by Autumn Herring
Schenck High School may be facing an uncertain future due to a shrinking tax base and an aging population. Education policy has been designed to deal with urban and suburban challenges. However, rural school districts, such as Schenck, are being overlooked. There is now more focus being placed on charter schools and private-school vouchers with the new administration in the White House.
For students in Schenck they have no other choice than to attend Schenck High. All the other school’s considered ‘good’ are too far away for these students to travel too. Superintendent Eric Steeves is worried that if they are forced to bus students away from Schenck they will be losing tuition money. The closest the next school district is from Schenck is over an hour away. “It depends on how it’s organized. . . . It may be up to their town to pay for that. And in this weather, it would be horrific.” Stevees states his concern during an interview.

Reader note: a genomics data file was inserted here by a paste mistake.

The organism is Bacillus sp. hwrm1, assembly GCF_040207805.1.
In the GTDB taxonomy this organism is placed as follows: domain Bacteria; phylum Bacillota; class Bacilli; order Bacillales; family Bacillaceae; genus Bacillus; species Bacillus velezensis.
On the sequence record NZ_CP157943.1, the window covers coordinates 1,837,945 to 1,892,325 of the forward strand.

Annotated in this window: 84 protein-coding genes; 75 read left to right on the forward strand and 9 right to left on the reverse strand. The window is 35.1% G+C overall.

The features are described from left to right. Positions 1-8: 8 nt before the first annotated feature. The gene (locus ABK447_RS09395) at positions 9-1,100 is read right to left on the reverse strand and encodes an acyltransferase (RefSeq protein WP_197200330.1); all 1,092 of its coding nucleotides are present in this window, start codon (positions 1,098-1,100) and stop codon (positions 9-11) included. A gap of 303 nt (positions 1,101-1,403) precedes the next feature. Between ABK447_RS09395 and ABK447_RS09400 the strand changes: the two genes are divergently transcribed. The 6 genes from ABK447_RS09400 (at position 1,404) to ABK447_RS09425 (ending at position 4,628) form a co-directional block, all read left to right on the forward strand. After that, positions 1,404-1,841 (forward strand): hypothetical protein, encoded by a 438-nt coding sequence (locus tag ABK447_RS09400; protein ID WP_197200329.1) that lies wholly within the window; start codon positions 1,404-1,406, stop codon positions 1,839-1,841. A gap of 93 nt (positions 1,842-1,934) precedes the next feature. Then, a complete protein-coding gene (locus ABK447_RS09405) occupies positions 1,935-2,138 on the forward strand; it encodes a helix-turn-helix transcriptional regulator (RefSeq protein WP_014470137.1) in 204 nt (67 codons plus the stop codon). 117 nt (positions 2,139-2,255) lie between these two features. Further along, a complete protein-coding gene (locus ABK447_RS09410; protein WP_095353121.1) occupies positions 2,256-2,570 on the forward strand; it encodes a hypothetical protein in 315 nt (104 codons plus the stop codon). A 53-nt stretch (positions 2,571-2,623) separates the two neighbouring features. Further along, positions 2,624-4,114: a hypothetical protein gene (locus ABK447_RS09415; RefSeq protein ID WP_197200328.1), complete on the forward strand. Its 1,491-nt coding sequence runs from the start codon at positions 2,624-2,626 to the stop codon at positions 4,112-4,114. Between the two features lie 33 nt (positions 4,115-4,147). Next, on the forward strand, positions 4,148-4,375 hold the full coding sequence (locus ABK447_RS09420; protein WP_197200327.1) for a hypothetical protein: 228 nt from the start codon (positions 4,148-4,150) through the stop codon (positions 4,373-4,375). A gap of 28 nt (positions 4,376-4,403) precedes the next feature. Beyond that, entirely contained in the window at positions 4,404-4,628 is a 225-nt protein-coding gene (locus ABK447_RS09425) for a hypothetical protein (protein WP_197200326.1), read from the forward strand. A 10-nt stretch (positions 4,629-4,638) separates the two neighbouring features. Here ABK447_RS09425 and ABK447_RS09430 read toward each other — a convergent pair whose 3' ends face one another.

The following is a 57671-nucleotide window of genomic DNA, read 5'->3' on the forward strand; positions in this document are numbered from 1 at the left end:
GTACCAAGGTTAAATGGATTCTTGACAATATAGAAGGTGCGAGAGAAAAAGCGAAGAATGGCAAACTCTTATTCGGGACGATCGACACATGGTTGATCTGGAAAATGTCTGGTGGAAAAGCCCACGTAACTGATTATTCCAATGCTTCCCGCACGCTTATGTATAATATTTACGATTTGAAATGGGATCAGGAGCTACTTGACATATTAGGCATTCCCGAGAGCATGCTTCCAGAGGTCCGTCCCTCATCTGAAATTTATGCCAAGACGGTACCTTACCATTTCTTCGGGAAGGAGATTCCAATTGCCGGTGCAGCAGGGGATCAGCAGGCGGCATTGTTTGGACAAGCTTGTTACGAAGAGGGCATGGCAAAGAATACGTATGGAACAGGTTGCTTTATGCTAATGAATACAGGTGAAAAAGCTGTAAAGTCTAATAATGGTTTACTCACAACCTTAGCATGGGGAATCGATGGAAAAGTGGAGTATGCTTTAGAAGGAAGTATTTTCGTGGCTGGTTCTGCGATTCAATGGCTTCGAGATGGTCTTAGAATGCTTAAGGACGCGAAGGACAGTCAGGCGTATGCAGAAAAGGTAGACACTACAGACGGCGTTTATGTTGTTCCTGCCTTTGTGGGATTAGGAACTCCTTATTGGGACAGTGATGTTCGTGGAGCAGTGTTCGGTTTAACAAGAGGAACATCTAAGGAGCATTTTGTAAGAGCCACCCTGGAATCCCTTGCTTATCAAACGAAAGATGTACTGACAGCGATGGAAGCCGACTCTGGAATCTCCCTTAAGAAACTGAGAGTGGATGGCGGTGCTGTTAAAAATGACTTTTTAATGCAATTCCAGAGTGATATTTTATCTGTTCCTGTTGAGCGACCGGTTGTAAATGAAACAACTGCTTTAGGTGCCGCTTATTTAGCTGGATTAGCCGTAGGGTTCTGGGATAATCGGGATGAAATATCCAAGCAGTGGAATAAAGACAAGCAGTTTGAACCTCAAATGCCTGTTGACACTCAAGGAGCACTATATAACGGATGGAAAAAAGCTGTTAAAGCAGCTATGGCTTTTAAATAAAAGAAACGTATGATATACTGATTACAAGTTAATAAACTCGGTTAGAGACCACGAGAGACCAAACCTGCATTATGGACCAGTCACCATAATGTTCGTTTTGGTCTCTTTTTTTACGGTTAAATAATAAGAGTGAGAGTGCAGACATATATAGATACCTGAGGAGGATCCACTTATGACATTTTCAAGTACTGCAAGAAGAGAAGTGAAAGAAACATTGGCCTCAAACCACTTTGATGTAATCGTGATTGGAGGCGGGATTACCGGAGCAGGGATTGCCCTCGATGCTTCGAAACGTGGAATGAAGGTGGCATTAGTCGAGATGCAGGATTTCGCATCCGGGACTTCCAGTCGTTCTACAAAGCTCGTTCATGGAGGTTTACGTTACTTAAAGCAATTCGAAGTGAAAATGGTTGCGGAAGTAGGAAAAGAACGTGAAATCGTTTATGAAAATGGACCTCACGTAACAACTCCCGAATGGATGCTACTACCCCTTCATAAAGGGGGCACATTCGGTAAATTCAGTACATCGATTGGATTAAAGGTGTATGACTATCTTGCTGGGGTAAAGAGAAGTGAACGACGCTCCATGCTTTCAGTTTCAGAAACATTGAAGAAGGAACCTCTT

More than half of Maine’s students attend rural schools as well as nearly 9 million of the 50 million public school students across the country. These rural schools are struggling to compete with private and charter schools because of limited housing, low pay and difficult working conditions. Rural schools in financially stable areas will remain successful. However, schools such as Schenck, held together by a poor local tax base and weak state support, will continue to struggle.